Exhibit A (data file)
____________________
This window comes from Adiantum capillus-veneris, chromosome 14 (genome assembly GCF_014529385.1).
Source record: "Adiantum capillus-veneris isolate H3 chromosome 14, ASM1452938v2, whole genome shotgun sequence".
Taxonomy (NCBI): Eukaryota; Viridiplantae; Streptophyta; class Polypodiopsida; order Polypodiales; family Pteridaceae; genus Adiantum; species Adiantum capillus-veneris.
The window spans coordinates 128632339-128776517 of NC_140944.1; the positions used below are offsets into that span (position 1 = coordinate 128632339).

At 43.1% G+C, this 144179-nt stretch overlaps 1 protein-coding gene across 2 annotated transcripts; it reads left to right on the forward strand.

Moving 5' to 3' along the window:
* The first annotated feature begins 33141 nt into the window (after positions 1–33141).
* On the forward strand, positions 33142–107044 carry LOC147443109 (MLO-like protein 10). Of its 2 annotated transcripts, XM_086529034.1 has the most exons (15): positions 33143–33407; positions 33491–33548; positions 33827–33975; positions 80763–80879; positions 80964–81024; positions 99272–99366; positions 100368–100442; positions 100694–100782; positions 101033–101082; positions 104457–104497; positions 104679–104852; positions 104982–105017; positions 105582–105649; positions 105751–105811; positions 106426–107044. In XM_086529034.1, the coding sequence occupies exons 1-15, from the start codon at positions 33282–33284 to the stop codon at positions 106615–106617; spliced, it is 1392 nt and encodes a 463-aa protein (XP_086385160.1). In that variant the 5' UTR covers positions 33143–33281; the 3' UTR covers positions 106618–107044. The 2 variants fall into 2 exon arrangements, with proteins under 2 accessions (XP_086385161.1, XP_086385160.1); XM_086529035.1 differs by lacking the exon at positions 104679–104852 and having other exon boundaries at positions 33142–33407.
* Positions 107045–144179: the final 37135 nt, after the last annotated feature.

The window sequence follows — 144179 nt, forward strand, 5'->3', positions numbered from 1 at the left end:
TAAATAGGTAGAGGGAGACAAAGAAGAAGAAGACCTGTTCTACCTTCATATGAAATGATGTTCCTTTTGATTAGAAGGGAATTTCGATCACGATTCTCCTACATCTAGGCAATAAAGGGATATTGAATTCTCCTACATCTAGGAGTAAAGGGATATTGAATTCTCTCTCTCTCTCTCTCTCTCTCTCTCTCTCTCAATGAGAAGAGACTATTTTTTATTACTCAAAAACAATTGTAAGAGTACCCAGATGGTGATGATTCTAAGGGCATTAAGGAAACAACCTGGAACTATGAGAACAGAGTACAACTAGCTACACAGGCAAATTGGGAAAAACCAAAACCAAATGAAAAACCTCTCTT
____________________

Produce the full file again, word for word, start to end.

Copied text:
This window comes from Adiantum capillus-veneris, chromosome 14 (genome assembly GCF_014529385.1).
Source record: "Adiantum capillus-veneris isolate H3 chromosome 14, ASM1452938v2, whole genome shotgun sequence".
Taxonomy (NCBI): Eukaryota; Viridiplantae; Streptophyta; class Polypodiopsida; order Polypodiales; family Pteridaceae; genus Adiantum; species Adiantum capillus-veneris.
The window spans coordinates 128632339-128776517 of NC_140944.1; the positions used below are offsets into that span (position 1 = coordinate 128632339).

At 43.1% G+C, this 144179-nt stretch overlaps 1 protein-coding gene across 2 annotated transcripts; it reads left to right on the forward strand.

Moving 5' to 3' along the window:
* The first annotated feature begins 33141 nt into the window (after positions 1–33141).
* On the forward strand, positions 33142–107044 carry LOC147443109 (MLO-like protein 10). Of its 2 annotated transcripts, XM_086529034.1 has the most exons (15): positions 33143–33407; positions 33491–33548; positions 33827–33975; positions 80763–80879; positions 80964–81024; positions 99272–99366; positions 100368–100442; positions 100694–100782; positions 101033–101082; positions 104457–104497; positions 104679–104852; positions 104982–105017; positions 105582–105649; positions 105751–105811; positions 106426–107044. In XM_086529034.1, the coding sequence occupies exons 1-15, from the start codon at positions 33282–33284 to the stop codon at positions 106615–106617; spliced, it is 1392 nt and encodes a 463-aa protein (XP_086385160.1). In that variant the 5' UTR covers positions 33143–33281; the 3' UTR covers positions 106618–107044. The 2 variants fall into 2 exon arrangements, with proteins under 2 accessions (XP_086385161.1, XP_086385160.1); XM_086529035.1 differs by lacking the exon at positions 104679–104852 and having other exon boundaries at positions 33142–33407.
* Positions 107045–144179: the final 37135 nt, after the last annotated feature.

The window sequence follows — 144179 nt, forward strand, 5'->3', positions numbered from 1 at the left end:
TAAATAGGTAGAGGGAGACAAAGAAGAAGAAGACCTGTTCTACCTTCATATGAAATGATGTTCCTTTTGATTAGAAGGGAATTTCGATCACGATTCTCCTACATCTAGGCAATAAAGGGATATTGAATTCTCCTACATCTAGGAGTAAAGGGATATTGAATTCTCTCTCTCTCTCTCTCTCTCTCTCTCTCTCTCAATGAGAAGAGACTATTTTTTATTACTCAAAAACAATTGTAAGAGTACCCAGATGGTGATGATTCTAAGGGCATTAAGGAAACAACCTGGAACTATGAGAACAGAGTACAACTAGCTACACAGGCAAATTGGGAAAAACCAAAACCAAATGAAAAACCTCTCTT